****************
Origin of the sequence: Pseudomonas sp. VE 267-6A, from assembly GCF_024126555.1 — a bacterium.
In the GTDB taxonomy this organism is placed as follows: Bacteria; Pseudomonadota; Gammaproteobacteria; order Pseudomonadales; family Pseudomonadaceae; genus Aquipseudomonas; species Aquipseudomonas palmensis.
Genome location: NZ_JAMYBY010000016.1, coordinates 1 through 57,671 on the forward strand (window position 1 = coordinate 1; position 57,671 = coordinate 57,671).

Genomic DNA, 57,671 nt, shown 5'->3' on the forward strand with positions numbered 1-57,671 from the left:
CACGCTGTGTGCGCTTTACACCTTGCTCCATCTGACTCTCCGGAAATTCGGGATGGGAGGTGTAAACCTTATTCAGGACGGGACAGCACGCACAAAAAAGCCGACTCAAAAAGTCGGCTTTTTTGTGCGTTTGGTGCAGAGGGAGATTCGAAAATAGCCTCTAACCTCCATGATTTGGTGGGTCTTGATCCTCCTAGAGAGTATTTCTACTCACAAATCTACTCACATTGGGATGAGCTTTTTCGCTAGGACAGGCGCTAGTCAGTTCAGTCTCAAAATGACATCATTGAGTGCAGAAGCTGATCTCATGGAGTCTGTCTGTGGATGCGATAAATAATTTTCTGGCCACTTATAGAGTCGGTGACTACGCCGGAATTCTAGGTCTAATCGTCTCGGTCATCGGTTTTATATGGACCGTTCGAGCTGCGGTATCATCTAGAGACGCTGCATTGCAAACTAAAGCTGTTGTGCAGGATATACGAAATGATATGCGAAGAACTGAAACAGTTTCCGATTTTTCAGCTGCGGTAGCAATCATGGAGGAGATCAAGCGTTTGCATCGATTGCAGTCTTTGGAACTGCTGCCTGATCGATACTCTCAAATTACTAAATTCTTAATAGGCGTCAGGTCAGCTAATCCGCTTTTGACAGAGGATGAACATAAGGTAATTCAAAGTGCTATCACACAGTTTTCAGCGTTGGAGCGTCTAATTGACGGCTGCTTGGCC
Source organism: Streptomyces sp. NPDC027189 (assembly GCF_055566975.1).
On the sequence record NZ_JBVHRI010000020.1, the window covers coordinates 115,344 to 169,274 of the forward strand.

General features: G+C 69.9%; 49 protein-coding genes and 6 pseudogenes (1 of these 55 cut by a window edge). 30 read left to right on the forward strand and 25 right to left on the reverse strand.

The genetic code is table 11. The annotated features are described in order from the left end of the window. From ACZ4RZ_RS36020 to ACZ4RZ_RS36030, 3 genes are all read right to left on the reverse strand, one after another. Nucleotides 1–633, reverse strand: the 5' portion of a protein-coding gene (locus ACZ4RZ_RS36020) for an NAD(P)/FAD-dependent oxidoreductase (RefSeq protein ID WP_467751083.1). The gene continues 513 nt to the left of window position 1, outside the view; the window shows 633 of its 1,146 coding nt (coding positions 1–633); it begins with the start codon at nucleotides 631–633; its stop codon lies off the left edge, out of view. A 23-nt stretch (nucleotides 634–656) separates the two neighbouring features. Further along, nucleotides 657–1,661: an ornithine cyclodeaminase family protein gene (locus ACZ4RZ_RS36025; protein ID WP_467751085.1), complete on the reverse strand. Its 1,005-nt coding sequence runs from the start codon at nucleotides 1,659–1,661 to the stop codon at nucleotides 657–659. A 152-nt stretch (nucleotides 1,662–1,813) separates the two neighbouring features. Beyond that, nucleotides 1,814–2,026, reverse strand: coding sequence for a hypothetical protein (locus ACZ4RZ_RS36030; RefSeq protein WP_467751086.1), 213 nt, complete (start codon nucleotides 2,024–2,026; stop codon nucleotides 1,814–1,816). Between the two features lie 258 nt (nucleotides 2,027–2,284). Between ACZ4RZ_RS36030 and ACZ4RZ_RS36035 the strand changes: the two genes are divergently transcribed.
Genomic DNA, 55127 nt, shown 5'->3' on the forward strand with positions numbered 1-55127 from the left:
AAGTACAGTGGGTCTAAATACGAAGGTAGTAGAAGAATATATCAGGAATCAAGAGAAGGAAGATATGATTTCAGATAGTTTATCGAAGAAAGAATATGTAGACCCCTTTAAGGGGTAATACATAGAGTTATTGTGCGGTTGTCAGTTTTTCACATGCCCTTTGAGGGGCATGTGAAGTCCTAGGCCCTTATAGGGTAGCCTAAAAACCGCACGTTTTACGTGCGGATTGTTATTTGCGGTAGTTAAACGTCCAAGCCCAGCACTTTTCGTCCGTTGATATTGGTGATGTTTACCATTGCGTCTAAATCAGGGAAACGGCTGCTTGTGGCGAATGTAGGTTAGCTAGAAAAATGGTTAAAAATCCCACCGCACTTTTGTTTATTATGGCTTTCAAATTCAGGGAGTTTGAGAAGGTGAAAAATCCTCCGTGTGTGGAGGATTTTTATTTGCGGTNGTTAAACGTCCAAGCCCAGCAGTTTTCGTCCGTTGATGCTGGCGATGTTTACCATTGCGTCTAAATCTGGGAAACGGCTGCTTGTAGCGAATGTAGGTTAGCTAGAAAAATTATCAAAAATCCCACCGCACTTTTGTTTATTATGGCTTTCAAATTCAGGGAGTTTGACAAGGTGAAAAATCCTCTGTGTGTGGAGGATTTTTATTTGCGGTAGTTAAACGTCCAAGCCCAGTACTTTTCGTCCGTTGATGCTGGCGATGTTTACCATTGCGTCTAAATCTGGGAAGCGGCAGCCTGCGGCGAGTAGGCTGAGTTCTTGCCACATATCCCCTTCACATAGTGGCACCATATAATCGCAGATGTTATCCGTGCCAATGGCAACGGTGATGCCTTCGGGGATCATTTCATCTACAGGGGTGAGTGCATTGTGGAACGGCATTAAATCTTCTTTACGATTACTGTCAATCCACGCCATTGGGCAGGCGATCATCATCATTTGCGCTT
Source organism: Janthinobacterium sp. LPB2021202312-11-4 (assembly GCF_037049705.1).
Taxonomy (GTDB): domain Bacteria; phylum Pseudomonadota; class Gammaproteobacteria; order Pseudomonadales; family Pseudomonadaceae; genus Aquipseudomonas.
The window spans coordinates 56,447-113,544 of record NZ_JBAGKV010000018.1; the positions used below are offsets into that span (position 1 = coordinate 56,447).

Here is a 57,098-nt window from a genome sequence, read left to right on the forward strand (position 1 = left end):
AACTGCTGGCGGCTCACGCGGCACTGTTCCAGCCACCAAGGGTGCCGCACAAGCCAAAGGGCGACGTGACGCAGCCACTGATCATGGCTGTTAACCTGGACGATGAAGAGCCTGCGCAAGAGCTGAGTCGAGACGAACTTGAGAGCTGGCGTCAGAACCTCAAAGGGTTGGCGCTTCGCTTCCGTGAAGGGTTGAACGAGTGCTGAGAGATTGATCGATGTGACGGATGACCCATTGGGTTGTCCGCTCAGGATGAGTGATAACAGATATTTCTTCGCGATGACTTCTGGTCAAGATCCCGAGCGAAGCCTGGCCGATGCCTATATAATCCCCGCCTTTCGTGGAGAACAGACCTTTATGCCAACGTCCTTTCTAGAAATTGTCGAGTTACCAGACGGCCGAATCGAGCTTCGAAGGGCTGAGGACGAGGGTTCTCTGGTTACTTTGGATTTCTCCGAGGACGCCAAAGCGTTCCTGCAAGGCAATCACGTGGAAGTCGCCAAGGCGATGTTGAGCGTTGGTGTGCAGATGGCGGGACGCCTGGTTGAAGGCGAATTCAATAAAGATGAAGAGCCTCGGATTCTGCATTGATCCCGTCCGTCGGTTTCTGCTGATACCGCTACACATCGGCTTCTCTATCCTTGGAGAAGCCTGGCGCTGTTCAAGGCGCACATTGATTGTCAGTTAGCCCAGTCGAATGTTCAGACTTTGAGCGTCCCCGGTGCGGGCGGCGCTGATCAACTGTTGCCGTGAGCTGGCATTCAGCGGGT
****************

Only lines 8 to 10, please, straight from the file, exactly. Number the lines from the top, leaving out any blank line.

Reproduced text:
General features: G+C 69.9%; 49 protein-coding genes and 6 pseudogenes (1 of these 55 cut by a window edge). 30 read left to right on the forward strand and 25 right to left on the reverse strand.

The genetic code is table 11. The annotated features are described in order from the left end of the window. From ACZ4RZ_RS36020 to ACZ4RZ_RS36030, 3 genes are all read right to left on the reverse strand, one after another. Nucleotides 1–633, reverse strand: the 5' portion of a protein-coding gene (locus ACZ4RZ_RS36020) for an NAD(P)/FAD-dependent oxidoreductase (RefSeq protein ID WP_467751083.1). The gene continues 513 nt to the left of window position 1, outside the view; the window shows 633 of its 1,146 coding nt (coding positions 1–633); it begins with the start codon at nucleotides 631–633; its stop codon lies off the left edge, out of view. A 23-nt stretch (nucleotides 634–656) separates the two neighbouring features. Further along, nucleotides 657–1,661: an ornithine cyclodeaminase family protein gene (locus ACZ4RZ_RS36025; protein ID WP_467751085.1), complete on the reverse strand. Its 1,005-nt coding sequence runs from the start codon at nucleotides 1,659–1,661 to the stop codon at nucleotides 657–659. A 152-nt stretch (nucleotides 1,662–1,813) separates the two neighbouring features. Beyond that, nucleotides 1,814–2,026, reverse strand: coding sequence for a hypothetical protein (locus ACZ4RZ_RS36030; RefSeq protein WP_467751086.1), 213 nt, complete (start codon nucleotides 2,024–2,026; stop codon nucleotides 1,814–1,816). Between the two features lie 258 nt (nucleotides 2,027–2,284). Between ACZ4RZ_RS36030 and ACZ4RZ_RS36035 the strand changes: the two genes are divergently transcribed.
Genomic DNA, 55127 nt, shown 5'->3' on the forward strand with positions numbered 1-55127 from the left: